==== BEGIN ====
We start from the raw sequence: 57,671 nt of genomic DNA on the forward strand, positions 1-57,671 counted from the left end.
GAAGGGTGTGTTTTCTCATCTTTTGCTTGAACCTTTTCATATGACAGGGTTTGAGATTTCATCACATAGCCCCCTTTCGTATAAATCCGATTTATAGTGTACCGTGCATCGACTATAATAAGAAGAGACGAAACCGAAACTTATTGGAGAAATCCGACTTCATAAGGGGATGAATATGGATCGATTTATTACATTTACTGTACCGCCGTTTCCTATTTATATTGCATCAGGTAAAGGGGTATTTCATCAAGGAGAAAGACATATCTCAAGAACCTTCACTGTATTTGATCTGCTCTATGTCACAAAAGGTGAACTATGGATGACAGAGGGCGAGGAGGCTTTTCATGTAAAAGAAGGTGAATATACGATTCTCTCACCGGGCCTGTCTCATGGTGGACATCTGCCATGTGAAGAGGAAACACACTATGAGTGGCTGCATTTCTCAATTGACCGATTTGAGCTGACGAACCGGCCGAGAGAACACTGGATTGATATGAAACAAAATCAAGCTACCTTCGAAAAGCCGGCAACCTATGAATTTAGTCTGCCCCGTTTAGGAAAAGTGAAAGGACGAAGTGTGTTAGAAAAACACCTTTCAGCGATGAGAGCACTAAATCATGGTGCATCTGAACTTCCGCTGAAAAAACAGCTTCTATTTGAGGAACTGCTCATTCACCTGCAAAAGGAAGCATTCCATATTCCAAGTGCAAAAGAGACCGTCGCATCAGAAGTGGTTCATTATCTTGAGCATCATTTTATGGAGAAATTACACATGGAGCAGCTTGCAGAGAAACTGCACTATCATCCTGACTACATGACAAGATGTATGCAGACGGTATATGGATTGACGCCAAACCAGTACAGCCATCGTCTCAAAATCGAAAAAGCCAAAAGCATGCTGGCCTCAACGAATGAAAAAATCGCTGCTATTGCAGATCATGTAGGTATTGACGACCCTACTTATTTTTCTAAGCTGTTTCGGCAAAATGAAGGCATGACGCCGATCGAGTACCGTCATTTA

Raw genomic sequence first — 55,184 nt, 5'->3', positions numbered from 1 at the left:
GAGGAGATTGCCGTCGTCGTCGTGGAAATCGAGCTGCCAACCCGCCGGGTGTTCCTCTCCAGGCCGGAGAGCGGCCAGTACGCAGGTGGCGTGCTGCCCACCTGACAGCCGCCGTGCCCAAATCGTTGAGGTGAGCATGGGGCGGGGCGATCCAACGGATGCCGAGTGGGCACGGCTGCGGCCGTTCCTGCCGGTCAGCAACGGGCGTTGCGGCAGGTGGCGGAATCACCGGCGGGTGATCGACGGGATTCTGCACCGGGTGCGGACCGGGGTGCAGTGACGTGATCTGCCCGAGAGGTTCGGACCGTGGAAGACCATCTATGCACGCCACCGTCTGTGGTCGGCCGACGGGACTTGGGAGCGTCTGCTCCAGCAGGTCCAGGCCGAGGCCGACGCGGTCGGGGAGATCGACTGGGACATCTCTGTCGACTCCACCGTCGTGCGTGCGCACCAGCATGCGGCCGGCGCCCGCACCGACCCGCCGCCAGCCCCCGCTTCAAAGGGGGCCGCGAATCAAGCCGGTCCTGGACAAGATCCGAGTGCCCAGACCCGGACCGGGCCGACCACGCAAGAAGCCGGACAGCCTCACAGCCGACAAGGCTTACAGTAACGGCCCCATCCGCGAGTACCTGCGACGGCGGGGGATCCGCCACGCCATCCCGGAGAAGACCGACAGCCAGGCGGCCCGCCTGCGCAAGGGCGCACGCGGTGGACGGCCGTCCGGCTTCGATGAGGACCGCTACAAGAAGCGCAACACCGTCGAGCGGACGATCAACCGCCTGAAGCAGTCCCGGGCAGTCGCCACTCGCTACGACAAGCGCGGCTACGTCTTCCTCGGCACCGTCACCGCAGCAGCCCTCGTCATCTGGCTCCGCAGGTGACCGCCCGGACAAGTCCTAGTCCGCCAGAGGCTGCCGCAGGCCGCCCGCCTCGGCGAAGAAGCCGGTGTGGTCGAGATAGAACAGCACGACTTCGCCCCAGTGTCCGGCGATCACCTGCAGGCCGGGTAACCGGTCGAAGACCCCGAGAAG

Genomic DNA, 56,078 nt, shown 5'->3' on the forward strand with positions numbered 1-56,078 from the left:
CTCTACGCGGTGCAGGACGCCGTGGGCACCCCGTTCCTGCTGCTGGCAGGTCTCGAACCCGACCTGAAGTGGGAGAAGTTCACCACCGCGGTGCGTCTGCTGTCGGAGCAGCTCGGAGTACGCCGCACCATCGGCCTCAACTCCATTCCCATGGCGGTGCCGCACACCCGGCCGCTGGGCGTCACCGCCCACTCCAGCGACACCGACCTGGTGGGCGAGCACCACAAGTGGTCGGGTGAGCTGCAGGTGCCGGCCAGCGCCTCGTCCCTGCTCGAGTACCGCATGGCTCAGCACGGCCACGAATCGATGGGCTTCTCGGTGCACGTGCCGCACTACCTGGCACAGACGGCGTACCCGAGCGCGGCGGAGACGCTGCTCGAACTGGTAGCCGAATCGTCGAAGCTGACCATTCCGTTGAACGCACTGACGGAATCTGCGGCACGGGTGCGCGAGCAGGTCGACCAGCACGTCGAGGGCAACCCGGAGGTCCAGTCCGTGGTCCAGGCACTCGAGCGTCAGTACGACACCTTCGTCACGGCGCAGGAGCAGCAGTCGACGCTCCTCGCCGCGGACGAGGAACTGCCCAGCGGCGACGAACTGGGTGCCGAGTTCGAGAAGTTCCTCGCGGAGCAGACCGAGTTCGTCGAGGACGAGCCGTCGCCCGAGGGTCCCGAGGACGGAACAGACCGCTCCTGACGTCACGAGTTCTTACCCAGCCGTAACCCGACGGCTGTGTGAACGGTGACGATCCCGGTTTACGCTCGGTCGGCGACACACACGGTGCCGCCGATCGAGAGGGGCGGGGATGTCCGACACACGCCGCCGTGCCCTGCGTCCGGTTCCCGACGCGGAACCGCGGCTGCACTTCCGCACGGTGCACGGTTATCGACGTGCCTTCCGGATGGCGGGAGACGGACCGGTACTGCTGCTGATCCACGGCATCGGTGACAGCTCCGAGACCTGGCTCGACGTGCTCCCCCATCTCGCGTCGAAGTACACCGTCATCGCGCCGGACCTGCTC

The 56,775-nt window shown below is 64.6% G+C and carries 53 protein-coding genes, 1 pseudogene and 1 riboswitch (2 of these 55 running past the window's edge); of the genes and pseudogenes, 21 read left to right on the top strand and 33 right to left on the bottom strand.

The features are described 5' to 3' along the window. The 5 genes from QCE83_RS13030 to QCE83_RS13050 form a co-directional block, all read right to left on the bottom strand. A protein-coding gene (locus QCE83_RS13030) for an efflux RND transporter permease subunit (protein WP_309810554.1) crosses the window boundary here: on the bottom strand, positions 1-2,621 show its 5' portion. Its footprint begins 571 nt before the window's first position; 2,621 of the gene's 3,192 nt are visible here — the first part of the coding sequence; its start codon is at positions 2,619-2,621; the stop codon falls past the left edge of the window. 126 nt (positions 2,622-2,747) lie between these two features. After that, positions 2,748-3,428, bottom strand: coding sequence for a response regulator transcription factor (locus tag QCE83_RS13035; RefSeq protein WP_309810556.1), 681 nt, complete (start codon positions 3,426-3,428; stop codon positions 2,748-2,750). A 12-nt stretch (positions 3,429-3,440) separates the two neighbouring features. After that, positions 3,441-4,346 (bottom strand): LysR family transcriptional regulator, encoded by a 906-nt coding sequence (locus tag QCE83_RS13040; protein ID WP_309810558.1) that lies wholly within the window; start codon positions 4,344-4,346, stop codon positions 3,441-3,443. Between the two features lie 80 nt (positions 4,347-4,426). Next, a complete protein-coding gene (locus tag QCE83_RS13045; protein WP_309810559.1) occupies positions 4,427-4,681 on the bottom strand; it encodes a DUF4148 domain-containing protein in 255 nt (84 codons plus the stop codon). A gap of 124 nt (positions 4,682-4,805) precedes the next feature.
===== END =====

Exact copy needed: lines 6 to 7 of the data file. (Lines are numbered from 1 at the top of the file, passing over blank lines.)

CTCTACGCGGTGCAGGACGCCGTGGGCACCCCGTTCCTGCTGCTGGCAGGTCTCGAACCCGACCTGAAGTGGGAGAAGTTCACCACCGCGGTGCGTCTGCTGTCGGAGCAGCTCGGAGTACGCCGCACCATCGGCCTCAACTCCATTCCCATGGCGGTGCCGCACACCCGGCCGCTGGGCGTCACCGCCCACTCCAGCGACACCGACCTGGTGGGCGAGCACCACAAGTGGTCGGGTGAGCTGCAGGTGCCGGCCAGCGCCTCGTCCCTGCTCGAGTACCGCATGGCTCAGCACGGCCACGAATCGATGGGCTTCTCGGTGCACGTGCCGCACTACCTGGCACAGACGGCGTACCCGAGCGCGGCGGAGACGCTGCTCGAACTGGTAGCCGAATCGTCGAAGCTGACCATTCCGTTGAACGCACTGACGGAATCTGCGGCACGGGTGCGCGAGCAGGTCGACCAGCACGTCGAGGGCAACCCGGAGGTCCAGTCCGTGGTCCAGGCACTCGAGCGTCAGTACGACACCTTCGTCACGGCGCAGGAGCAGCAGTCGACGCTCCTCGCCGCGGACGAGGAACTGCCCAGCGGCGACGAACTGGGTGCCGAGTTCGAGAAGTTCCTCGCGGAGCAGACCGAGTTCGTCGAGGACGAGCCGTCGCCCGAGGGTCCCGAGGACGGAACAGACCGCTCCTGACGTCACGAGTTCTTACCCAGCCGTAACCCGACGGCTGTGTGAACGGTGACGATCCCGGTTTACGCTCGGTCGGCGACACACACGGTGCCGCCGATCGAGAGGGGCGGGGATGTCCGACACACGCCGCCGTGCCCTGCGTCCGGTTCCCGACGCGGAACCGCGGCTGCACTTCCGCACGGTGCACGGTTATCGACGTGCCTTCCGGATGGCGGGAGACGGACCGGTACTGCTGCTGATCCACGGCATCGGTGACAGCTCCGAGACCTGGCTCGACGTGCTCCCCCATCTCGCGTCGAAGTACACCGTCATCGCGCCGGACCTGCTC

The 56,775-nt window shown below is 64.6% G+C and carries 53 protein-coding genes, 1 pseudogene and 1 riboswitch (2 of these 55 running past the window's edge); of the genes and pseudogenes, 21 read left to right on the top strand and 33 right to left on the bottom strand.